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Figure 5: Features of the iWEBS array. (a) Implantation in free-moving mice. (b) Layer components. (c) Structure of recording units. Figure 5 was adapted with permission from [76], Copyright 2016 American Chemical Society.

Other than insertable devices, researchers have been developing ultrathin intracranial electrodes that could reduce mechanical brain damage. Moreover, some electronics have been tested in animal models [77-81]. Although the human brain is exceedingly distinct from the mouse brain, given the larger size and more complex network, it is possible to replicate the abovementioned techniques in humans with technical development.

Moreover, the highly flexible nature of novel electronics allows for the observation of interactions between distant cortical sites. As discussed above, the disconnection of brain regions may also result in aphasia. Compared to conventional intracranial electrodes, novel electronics such as multichannel ECoG microelectrode arrays provide larger coverage of the brain with exceptional thinness and considerable safety improvements [82]. With the facilitation of nanotechnology, it is possible to obtain a precise picture of the brain network of reading.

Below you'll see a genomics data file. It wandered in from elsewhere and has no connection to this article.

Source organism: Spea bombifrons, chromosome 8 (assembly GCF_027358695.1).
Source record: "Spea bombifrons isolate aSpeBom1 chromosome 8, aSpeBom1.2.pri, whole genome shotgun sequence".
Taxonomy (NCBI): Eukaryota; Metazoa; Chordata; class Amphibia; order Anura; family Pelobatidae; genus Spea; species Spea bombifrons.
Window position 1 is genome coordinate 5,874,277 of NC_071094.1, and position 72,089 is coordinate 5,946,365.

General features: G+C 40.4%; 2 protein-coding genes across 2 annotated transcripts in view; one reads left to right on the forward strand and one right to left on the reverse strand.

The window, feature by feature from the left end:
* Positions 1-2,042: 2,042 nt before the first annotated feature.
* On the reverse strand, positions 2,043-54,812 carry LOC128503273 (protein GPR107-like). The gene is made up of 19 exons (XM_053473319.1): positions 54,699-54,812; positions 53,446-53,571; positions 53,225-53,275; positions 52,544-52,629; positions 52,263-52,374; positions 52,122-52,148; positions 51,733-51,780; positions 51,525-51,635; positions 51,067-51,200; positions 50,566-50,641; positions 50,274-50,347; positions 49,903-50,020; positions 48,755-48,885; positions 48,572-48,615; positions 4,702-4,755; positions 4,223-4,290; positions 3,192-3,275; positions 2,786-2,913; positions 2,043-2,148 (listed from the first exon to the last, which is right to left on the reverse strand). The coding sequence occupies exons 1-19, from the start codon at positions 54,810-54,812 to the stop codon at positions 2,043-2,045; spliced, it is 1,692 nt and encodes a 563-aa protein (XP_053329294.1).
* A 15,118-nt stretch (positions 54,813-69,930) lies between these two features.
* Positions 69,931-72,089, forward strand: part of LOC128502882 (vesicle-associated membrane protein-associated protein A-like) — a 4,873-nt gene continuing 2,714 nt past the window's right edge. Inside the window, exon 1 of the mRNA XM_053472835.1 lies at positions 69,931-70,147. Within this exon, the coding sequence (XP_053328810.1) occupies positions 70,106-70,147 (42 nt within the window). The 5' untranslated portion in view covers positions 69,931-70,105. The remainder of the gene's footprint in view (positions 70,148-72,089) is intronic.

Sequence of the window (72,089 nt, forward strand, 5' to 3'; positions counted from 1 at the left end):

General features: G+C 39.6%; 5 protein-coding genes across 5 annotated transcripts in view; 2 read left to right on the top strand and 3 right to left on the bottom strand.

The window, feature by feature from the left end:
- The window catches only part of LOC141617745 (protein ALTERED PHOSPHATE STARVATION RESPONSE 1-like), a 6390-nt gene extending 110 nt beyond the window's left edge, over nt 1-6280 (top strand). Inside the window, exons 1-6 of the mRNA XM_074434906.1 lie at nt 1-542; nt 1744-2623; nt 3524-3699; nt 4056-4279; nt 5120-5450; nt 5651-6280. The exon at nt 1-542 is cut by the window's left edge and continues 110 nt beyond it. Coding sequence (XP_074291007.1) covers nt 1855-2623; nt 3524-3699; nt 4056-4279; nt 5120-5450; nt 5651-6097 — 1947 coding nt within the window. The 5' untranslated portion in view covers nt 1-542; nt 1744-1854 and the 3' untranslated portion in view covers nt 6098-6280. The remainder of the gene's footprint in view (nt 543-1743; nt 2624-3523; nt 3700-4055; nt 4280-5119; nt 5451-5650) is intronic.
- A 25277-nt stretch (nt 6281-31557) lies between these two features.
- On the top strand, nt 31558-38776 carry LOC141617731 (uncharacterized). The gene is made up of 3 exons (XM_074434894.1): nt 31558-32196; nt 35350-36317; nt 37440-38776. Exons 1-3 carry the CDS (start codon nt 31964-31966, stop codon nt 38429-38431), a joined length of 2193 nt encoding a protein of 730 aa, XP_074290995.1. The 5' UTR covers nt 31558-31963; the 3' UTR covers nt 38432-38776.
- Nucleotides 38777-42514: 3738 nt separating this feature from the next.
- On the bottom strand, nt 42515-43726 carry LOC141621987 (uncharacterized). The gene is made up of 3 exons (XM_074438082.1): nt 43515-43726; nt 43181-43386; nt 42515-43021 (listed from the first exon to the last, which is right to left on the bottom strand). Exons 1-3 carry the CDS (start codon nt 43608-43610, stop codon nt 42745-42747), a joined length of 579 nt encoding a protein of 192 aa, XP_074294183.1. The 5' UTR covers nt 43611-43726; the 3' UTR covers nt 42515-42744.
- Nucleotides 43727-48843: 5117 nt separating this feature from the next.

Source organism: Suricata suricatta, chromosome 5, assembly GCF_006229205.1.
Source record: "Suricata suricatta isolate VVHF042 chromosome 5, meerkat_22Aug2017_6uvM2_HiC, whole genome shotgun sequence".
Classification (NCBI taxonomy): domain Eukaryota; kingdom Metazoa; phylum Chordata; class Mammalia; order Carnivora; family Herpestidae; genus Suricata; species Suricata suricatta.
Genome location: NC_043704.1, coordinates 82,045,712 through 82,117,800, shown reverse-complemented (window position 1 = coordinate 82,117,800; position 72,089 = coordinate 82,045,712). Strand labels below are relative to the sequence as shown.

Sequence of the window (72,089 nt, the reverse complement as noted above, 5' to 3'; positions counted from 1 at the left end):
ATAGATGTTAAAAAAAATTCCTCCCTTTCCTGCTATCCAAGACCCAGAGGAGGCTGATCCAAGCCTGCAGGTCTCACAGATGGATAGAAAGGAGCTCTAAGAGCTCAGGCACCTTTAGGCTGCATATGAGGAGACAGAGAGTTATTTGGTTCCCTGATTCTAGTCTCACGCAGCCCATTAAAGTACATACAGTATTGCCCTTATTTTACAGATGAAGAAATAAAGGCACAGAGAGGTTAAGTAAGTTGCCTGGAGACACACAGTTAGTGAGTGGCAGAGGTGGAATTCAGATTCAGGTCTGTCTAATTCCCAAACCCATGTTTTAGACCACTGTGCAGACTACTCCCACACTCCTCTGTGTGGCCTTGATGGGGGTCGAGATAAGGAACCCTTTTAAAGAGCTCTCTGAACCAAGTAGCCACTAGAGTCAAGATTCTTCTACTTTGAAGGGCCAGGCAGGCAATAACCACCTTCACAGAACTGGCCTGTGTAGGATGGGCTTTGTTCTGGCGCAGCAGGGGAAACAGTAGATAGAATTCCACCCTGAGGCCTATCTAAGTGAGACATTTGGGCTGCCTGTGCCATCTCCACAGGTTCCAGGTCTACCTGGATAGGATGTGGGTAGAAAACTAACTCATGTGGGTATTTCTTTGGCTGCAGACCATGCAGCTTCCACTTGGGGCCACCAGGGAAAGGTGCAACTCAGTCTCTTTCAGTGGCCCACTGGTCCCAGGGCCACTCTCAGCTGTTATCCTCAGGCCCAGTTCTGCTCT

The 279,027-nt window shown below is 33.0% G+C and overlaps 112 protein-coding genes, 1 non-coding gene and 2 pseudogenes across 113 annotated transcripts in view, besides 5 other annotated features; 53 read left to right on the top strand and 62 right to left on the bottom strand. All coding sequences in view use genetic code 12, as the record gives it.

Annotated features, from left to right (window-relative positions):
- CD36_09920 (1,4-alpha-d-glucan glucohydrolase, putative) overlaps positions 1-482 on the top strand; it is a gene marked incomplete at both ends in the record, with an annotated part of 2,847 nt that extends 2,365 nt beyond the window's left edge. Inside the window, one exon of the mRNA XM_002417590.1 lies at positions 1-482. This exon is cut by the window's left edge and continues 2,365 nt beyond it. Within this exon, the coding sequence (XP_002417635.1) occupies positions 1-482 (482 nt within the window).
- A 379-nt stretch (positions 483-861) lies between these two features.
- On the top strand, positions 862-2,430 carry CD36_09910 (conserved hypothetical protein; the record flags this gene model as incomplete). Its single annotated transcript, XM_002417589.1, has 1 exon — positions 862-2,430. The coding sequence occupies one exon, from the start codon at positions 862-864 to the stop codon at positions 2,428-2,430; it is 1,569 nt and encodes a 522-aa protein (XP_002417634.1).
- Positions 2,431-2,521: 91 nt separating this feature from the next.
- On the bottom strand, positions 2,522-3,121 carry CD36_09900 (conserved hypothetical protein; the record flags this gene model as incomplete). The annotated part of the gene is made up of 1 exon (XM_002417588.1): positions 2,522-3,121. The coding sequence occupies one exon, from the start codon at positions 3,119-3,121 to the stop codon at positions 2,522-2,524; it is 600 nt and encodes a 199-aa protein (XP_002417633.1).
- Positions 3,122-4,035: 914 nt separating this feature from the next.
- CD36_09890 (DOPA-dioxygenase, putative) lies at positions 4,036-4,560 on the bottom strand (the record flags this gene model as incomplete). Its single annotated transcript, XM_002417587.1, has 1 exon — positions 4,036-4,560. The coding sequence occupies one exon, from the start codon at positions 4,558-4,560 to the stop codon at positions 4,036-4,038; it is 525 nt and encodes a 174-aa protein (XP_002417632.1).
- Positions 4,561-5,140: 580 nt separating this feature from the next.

Conclusion

The iEEG technique is a tool that can be used to investigate the neural mechanisms underlying the reading process. Compared to other neuroimaging methods, such as fMRI or PET, iEEG has the advantage of high temporal and spatial resolution. Therefore, iEEG recording provides reliable anatomical precision with more accurate signals. iEEG is especially crucial for understanding the neural mechanism of reading since real-time recording is important for such sophisticated cognitive function. In addition, iEEG recording provides valuable validation to neuroimaging research of reading processing. Although numerous efforts employing multiple neuroimaging methods have been devoted to the elucidation of the anatomical pathway of reading, some results tend to be inconsistent.